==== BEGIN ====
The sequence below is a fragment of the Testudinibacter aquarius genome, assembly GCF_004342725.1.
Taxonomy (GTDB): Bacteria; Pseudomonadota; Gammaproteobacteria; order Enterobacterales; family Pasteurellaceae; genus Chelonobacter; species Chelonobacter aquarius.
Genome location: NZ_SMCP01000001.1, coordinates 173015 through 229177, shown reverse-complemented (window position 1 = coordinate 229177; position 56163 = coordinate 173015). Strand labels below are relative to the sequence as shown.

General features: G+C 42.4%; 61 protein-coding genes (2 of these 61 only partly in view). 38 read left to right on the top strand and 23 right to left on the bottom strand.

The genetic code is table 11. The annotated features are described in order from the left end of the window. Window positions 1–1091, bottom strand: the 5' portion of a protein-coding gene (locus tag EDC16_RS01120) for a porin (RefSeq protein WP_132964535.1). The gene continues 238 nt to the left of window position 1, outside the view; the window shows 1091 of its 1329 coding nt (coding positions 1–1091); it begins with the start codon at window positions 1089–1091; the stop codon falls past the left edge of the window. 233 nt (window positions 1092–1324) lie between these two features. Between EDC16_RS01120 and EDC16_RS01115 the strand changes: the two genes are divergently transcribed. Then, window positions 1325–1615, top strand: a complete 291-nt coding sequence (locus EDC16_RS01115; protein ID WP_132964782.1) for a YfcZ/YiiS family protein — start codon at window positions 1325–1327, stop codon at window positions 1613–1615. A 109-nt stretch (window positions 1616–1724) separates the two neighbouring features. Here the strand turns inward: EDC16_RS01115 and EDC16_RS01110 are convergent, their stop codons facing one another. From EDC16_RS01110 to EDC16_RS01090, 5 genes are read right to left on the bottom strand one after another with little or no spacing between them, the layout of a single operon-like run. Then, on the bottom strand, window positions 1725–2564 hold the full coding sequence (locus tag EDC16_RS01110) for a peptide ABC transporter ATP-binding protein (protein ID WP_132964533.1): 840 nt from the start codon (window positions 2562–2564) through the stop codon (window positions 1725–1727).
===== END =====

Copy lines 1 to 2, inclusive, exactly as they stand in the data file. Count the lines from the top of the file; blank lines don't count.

The sequence below is a fragment of the Testudinibacter aquarius genome, assembly GCF_004342725.1.
Taxonomy (GTDB): Bacteria; Pseudomonadota; Gammaproteobacteria; order Enterobacterales; family Pasteurellaceae; genus Chelonobacter; species Chelonobacter aquarius.